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*To*: tesla-at-pupman-dot-com*Subject*: Re: Repost RE: Explain 3 Phase*From*: "Tesla list" <tesla-at-pupman-dot-com>*Date*: Wed, 02 May 2001 11:21:07 -0600*Resent-Date*: Wed, 2 May 2001 11:42:21 -0600*Resent-From*: tesla-at-pupman-dot-com*Resent-Message-ID*: <GoiKc.A.wRH.2bE86-at-poodle>*Resent-Sender*: tesla-request-at-pupman-dot-com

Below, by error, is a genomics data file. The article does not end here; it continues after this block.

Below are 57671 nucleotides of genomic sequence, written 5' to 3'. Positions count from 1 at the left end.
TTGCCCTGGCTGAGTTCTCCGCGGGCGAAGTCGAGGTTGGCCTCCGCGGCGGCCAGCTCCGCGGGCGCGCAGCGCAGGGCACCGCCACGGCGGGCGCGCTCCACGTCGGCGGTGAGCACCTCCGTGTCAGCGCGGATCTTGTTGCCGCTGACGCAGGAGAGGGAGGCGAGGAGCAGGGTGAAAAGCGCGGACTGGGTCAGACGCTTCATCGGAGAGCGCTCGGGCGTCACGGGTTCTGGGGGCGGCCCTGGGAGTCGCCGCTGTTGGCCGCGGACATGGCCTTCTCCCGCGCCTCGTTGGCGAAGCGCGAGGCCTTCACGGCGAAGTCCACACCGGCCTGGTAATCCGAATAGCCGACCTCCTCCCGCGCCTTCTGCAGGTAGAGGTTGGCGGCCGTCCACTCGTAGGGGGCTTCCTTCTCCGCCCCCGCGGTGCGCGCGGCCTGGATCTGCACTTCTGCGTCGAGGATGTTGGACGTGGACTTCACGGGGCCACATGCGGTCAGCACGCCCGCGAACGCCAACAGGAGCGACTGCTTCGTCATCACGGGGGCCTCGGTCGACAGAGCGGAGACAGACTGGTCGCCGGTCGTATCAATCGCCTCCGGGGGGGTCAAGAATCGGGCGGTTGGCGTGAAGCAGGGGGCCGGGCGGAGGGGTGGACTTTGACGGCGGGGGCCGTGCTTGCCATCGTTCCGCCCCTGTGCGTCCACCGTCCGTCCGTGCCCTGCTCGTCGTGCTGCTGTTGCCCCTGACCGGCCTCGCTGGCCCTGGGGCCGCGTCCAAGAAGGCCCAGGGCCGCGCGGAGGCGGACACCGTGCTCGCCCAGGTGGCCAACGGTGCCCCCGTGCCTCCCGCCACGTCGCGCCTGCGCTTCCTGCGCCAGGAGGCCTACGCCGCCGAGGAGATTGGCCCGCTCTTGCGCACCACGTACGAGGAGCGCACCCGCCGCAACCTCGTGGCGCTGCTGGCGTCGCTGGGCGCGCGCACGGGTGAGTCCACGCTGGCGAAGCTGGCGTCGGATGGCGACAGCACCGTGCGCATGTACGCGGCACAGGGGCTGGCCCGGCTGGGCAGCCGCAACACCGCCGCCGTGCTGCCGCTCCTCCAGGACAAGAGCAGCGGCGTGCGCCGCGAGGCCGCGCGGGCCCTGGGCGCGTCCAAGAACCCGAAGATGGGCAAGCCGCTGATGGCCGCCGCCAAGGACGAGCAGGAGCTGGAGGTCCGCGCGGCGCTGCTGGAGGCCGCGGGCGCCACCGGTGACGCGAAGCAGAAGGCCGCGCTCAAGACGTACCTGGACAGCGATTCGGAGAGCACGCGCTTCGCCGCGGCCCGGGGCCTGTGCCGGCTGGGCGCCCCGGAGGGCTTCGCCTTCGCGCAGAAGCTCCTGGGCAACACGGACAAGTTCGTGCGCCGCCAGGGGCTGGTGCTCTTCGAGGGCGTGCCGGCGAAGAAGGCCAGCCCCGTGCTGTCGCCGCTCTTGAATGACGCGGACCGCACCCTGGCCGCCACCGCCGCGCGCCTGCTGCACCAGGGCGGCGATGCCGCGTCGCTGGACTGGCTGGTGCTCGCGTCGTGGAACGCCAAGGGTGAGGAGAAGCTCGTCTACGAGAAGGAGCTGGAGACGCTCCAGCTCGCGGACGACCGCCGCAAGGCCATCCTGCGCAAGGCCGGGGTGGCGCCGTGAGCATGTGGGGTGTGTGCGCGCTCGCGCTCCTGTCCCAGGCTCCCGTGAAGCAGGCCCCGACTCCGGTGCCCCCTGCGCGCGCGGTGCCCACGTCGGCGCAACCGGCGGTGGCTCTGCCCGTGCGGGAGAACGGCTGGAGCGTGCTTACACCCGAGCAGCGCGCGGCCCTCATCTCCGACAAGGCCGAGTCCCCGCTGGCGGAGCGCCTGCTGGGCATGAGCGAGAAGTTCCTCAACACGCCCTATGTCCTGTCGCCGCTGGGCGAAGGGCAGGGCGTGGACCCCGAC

Original poster: "Alex Crow by way of Terry Fritz <twftesla-at-uswest-dot-net>" <alexcrow-at-blueyonder.co.uk> Yes, it is 180 degrees out. Any *electronic* engineer will tell you that the two lines are 180 out of phase. The ground reference has *no effect* and can be ignored! The waves are a mathematical function of time, but the "time" axis actually represents the "angle" input to the trigonometric functions. Eg the top wave could be represented as V1=sin(t) and the bottom as V2=sin(t+180) if, of course, you are using degrees to calculate. Most electronic texts use radians by default. The phase angle is unaffected by any static rail between the lines. Of course, I know where you are coming from, ie measuring V1 from Ground to the top live, then V2 from the bottom live up to ground. Yes, then the signals will appear to be in phase, but it's not something you'll find most guys doing here. We always talk in degrees of phase shift between lines/signals. Alex Crow On Wednesday 02 May 2001 04:31, Tesla list wrote: > Original poster: "davep by way of Terry Fritz <twftesla-at-uswest-dot-net>" > <davep-at-quik-dot-com> > > > |---| |---| |---| ---------------------- > > > > 0 | | | | | | > > ---| |---| |---| |--- 0 > > > > OR > > ---| |---| |---| |--- > > 0 | | | | | | > > > > |---| |---| |---| 0 > > > > ---------------------- > > errrrr > That's 180 out. > That's what a (two channel) scope will show > REFERENCE THE GROUND/NEUTRAL. > The 220 load is connected from line to line and sees the > two (in phase) voltages adding. > > On the right is NOT what will be seen. Anywhere. > Add the wave forms, yields: > 0-------------------- > Adding the two voltages in the common home system yields > 2220, rather than zero... > > There is a hidden inversion in viewing the waveforms > REFERENCE THE assigned ground. > > One has: > > |---| |---| |---| > > > > 0 | | | | | | > > ---| |---| |---| |--- > > > > |---| |---| |---| > > > > 0 | | | | | | > > ---| |---| |---| |--- > > These add to: > > |---| |---| |---| > > > > 0 | | | | |---| > > > > ---| |---| |---| |--- > > So the two 110s add to 240.... > Which, we know, is what happens. > > ALL that is necessary is to recall that the ground being in the > center leads to an 'invisible' inversion in one leg. > > (I have watched an entire computer companies electronic > hobbiest group get Just This Snarled on this issue. > > Just keep reminding: > Adding out of phase yields zero. > Adding in phase yields double. > House wiring yields double.) > > (Historical Note: > Edison (yeah, him....) cooked up this system, for DC. > Necessary because its hard to run voltages up and down in > a DC system....) > --

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